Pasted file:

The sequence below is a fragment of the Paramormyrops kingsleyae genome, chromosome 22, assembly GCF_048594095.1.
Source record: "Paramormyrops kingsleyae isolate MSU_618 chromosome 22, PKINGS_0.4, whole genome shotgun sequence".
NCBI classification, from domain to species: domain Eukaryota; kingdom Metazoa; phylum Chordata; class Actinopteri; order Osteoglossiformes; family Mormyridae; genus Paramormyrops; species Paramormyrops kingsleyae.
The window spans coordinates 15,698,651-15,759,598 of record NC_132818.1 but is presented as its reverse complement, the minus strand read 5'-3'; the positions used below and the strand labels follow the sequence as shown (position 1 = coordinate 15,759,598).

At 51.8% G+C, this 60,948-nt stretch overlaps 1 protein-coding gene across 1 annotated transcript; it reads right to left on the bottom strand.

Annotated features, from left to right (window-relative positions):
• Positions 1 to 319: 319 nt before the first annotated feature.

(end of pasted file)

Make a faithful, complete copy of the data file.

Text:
The sequence below is a fragment of the Paramormyrops kingsleyae genome, chromosome 22, assembly GCF_048594095.1.
Source record: "Paramormyrops kingsleyae isolate MSU_618 chromosome 22, PKINGS_0.4, whole genome shotgun sequence".
NCBI classification, from domain to species: domain Eukaryota; kingdom Metazoa; phylum Chordata; class Actinopteri; order Osteoglossiformes; family Mormyridae; genus Paramormyrops; species Paramormyrops kingsleyae.
The window spans coordinates 15,698,651-15,759,598 of record NC_132818.1 but is presented as its reverse complement, the minus strand read 5'-3'; the positions used below and the strand labels follow the sequence as shown (position 1 = coordinate 15,759,598).

At 51.8% G+C, this 60,948-nt stretch overlaps 1 protein-coding gene across 1 annotated transcript; it reads right to left on the bottom strand.

Annotated features, from left to right (window-relative positions):
• Positions 1 to 319: 319 nt before the first annotated feature.